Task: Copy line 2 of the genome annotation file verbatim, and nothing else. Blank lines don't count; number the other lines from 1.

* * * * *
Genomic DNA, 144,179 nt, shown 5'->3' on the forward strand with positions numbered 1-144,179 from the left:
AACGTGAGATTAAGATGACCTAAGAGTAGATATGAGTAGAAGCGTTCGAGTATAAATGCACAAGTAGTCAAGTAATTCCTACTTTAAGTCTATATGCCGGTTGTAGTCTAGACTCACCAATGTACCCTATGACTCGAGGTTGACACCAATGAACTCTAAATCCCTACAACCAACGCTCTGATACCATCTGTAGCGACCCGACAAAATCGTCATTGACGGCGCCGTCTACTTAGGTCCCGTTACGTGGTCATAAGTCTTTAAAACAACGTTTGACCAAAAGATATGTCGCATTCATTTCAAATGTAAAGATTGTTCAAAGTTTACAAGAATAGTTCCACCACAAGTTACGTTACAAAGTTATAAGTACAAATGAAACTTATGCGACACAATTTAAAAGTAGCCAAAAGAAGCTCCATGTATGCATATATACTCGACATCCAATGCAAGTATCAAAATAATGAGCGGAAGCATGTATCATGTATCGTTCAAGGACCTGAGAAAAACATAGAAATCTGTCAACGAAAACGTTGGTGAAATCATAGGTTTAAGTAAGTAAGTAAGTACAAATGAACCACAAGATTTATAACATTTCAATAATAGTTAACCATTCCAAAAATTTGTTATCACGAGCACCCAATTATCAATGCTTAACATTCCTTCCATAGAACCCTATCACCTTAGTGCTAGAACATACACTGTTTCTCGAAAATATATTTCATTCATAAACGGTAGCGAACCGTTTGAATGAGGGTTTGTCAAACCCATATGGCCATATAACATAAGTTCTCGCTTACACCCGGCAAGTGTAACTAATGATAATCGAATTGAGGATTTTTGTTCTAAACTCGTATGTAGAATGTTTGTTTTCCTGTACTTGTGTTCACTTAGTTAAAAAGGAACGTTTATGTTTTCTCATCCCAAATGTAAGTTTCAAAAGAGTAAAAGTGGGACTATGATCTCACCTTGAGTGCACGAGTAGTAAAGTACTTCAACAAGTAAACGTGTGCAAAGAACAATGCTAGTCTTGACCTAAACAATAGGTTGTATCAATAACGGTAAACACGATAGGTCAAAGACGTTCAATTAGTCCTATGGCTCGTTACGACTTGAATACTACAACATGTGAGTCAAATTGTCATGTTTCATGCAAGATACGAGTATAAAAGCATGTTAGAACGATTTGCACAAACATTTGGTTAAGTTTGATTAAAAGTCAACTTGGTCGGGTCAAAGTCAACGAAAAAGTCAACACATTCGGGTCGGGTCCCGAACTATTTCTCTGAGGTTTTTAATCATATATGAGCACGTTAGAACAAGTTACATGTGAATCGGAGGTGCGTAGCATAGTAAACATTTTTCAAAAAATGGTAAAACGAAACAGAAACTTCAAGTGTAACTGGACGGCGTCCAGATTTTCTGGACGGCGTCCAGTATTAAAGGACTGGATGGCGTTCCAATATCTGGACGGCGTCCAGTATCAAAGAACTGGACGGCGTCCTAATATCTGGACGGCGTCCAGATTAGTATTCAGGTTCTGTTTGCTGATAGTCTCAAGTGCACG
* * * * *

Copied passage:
AACGTGAGATTAAGATGACCTAAGAGTAGATATGAGTAGAAGCGTTCGAGTATAAATGCACAAGTAGTCAAGTAATTCCTACTTTAAGTCTATATGCCGGTTGTAGTCTAGACTCACCAATGTACCCTATGACTCGAGGTTGACACCAATGAACTCTAAATCCCTACAACCAACGCTCTGATACCATCTGTAGCGACCCGACAAAATCGTCATTGACGGCGCCGTCTACTTAGGTCCCGTTACGTGGTCATAAGTCTTTAAAACAACGTTTGACCAAAAGATATGTCGCATTCATTTCAAATGTAAAGATTGTTCAAAGTTTACAAGAATAGTTCCACCACAAGTTACGTTACAAAGTTATAAGTACAAATGAAACTTATGCGACACAATTTAAAAGTAGCCAAAAGAAGCTCCATGTATGCATATATACTCGACATCCAATGCAAGTATCAAAATAATGAGCGGAAGCATGTATCATGTATCGTTCAAGGACCTGAGAAAAACATAGAAATCTGTCAACGAAAACGTTGGTGAAATCATAGGTTTAAGTAAGTAAGTAAGTACAAATGAACCACAAGATTTATAACATTTCAATAATAGTTAACCATTCCAAAAATTTGTTATCACGAGCACCCAATTATCAATGCTTAACATTCCTTCCATAGAACCCTATCACCTTAGTGCTAGAACATACACTGTTTCTCGAAAATATATTTCATTCATAAACGGTAGCGAACCGTTTGAATGAGGGTTTGTCAAACCCATATGGCCATATAACATAAGTTCTCGCTTACACCCGGCAAGTGTAACTAATGATAATCGAATTGAGGATTTTTGTTCTAAACTCGTATGTAGAATGTTTGTTTTCCTGTACTTGTGTTCACTTAGTTAAAAAGGAACGTTTATGTTTTCTCATCCCAAATGTAAGTTTCAAAAGAGTAAAAGTGGGACTATGATCTCACCTTGAGTGCACGAGTAGTAAAGTACTTCAACAAGTAAACGTGTGCAAAGAACAATGCTAGTCTTGACCTAAACAATAGGTTGTATCAATAACGGTAAACACGATAGGTCAAAGACGTTCAATTAGTCCTATGGCTCGTTACGACTTGAATACTACAACATGTGAGTCAAATTGTCATGTTTCATGCAAGATACGAGTATAAAAGCATGTTAGAACGATTTGCACAAACATTTGGTTAAGTTTGATTAAAAGTCAACTTGGTCGGGTCAAAGTCAACGAAAAAGTCAACACATTCGGGTCGGGTCCCGAACTATTTCTCTGAGGTTTTTAATCATATATGAGCACGTTAGAACAAGTTACATGTGAATCGGAGGTGCGTAGCATAGTAAACATTTTTCAAAAAATGGTAAAACGAAACAGAAACTTCAAGTGTAACTGGACGGCGTCCAGATTTTCTGGACGGCGTCCAGTATTAAAGGACTGGATGGCGTTCCAATATCTGGACGGCGTCCAGTATCAAAGAACTGGACGGCGTCCTAATATCTGGACGGCGTCCAGATTAGTATTCAGGTTCTGTTTGCTGATAGTCTCAAGTGCACG